Show ContentsBrockhoff History, Family Crest & Coats of Arms

Early Origins of the Brockhoff family

The surname Brockhoff was first found in Silesia, where the family established itself in ancient times.

Early History of the Brockhoff family

This web page shows only a small excerpt of our Brockhoff research. Another 96 words (7 lines of text) covering the years 1447, 1532, 1719, 1652, 1718, 1686, 1721, 1797, 1794 and 1864 are included under the topic Early Brockhoff History in all our PDF Extended History products and printed products wherever possible.

Brockhoff Spelling Variations

Spelling variations of this family name include: Prokopp, Prokop, Prokopf, Procop, Prockop, Procoff, Brokopp, Brokopf, Brokof, Brocuff, Proksch, Broksch, Prokusch, Prokesch, Brokesch, Brockhof and many more.

Early Notables of the Brockhoff family (pre 1700)

Notables of the period with the surname Brockhoff were Jan Brokoff, also known as Johann Brokoff, (1652-1718) a German Baroque sculptor and carver; and his son, Michael Johann Joseph Brokoff (1686-1721), a Czech...
Another 32 words (2 lines of text) are included under the topic Early Brockhoff Notables in all our PDF Extended History products and printed products wherever possible.

United States Brockhoff migration to the United States +

Some of the first settlers of this family name were:

Brockhoff Settlers in United States in the 19th Century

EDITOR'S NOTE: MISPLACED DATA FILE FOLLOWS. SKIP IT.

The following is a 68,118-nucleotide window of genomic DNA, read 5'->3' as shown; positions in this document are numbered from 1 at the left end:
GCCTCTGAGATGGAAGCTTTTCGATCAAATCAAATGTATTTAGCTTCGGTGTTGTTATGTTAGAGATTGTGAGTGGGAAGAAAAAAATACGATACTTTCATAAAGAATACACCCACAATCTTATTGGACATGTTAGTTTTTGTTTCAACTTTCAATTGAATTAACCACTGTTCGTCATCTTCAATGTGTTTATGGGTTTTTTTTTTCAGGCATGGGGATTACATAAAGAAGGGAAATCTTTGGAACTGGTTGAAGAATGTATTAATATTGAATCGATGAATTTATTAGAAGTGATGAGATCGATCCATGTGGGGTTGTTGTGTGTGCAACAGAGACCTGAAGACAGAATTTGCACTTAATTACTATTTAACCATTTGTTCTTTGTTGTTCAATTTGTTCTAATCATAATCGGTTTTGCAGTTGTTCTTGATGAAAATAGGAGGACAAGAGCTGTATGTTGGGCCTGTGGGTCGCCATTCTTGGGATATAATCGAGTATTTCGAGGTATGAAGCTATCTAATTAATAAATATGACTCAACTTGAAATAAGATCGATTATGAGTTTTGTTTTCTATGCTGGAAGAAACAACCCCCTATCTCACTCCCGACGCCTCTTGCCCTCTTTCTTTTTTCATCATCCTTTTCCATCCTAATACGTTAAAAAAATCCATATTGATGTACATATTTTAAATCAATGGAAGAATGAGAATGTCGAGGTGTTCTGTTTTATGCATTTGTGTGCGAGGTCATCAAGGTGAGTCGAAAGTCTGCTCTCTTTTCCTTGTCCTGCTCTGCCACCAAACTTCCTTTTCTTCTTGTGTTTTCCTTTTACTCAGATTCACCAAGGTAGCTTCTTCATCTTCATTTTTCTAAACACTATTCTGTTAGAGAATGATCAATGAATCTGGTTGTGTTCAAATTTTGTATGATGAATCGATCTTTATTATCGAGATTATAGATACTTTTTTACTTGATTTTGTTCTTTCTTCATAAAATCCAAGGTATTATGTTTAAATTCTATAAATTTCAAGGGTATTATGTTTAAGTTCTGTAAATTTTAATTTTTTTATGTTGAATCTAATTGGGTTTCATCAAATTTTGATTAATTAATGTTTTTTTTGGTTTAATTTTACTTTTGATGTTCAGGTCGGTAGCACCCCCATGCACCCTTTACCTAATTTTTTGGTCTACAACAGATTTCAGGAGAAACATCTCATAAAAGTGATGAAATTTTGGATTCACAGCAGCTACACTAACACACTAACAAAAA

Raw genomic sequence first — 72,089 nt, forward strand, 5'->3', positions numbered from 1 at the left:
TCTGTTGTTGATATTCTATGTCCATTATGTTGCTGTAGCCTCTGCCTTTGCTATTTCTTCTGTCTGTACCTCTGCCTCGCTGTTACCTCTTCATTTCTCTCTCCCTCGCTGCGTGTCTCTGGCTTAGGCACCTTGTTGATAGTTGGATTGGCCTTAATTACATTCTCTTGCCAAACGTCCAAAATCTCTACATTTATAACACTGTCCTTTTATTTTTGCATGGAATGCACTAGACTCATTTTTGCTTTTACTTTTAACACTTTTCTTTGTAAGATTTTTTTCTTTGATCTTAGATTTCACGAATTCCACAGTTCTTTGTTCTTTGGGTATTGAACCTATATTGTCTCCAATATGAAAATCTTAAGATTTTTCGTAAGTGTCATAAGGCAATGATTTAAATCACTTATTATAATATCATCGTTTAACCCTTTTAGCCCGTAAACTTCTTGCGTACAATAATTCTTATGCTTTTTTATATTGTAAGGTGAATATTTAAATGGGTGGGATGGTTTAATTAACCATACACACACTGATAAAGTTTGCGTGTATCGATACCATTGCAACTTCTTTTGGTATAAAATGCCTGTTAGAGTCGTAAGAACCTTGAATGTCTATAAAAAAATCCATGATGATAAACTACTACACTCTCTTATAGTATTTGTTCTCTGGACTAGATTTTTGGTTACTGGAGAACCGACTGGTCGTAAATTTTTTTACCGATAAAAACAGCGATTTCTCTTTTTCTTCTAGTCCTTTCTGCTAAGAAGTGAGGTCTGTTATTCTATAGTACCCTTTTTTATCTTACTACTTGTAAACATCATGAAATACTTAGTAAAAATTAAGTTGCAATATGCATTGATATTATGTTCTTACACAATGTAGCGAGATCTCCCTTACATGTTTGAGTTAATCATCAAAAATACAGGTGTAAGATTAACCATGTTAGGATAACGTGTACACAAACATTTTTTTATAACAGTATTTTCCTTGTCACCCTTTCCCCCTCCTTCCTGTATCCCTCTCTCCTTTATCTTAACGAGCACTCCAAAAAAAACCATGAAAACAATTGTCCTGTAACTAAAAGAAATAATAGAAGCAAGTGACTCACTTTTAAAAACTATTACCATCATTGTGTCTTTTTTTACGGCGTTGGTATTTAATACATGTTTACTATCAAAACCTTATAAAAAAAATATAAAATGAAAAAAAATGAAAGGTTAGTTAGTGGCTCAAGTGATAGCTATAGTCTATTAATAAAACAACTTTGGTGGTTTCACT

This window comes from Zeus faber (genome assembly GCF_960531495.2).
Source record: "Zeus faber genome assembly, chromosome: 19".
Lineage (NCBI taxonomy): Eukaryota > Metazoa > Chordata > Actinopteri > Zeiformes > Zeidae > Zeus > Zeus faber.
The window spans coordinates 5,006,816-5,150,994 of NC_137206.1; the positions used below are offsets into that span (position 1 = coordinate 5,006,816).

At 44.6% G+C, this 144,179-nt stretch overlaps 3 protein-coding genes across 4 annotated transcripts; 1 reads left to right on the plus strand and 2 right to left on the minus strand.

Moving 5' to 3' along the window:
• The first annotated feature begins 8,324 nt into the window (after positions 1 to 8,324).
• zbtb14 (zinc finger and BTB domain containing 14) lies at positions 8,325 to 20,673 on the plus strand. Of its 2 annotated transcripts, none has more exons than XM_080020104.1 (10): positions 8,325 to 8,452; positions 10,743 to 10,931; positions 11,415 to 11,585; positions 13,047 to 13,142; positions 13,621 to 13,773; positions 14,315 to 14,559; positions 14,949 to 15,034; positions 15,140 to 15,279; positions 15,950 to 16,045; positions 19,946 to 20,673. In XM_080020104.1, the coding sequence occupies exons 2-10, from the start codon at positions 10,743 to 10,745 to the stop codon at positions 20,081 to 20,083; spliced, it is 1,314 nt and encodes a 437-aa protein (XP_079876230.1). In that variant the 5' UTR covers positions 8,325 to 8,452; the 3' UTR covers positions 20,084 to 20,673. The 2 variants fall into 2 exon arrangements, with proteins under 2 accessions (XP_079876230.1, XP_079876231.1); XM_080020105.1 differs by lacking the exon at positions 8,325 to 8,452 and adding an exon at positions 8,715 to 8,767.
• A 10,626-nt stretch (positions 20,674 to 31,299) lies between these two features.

• Elis Brockhoff, who arrived in America in 1846 [1]
  • Theresa Brockhoff, who landed in Texas in 1846 [1]
  • Henr Jos Franz Joh Brockhoff, who landed in America in 1851 [1]
  • Henry Brockhoff, who arrived in Minnesota in 1853 [1]
  • Henry Brockhoff, who settled in Minnesota in 1853 with his wife, Gertrude Baumgardner

Contemporary Notables of the name Brockhoff (post 1700) +

  • Barb Brockhoff, American Democratic Party politician, Delegate to Democratic National Convention from Indiana, 2000 [2]

The Brockhoff Motto +

The motto was originally a war cry or slogan. Mottoes first began to be shown with arms in the 14th and 15th centuries, but were not in general use until the 17th century. Thus the oldest coats of arms generally do not include a motto. Mottoes seldom form part of the grant of arms: Under most heraldic authorities, a motto is an optional component of the coat of arms, and can be added to or changed at will; many families have chosen not to display a motto.

Motto: Ex oriente lux
Motto Translation: the direction of sunrise

  1. Filby, P. William, Meyer, Mary K., Passenger and immigration lists index : a guide to published arrival records of about 500,000 passengers who came to the United States and Canada in the seventeenth, eighteenth, and nineteenth centuries. 1982-1985 Cumulated Supplements in Four Volumes Detroit, Mich. : Gale Research Co., 1985, Print (ISBN 0-8103-1795-8)
  2. The Political Graveyard: Alphabetical Name Index. (Retrieved 2015, December 11) . Retrieved from on Facebook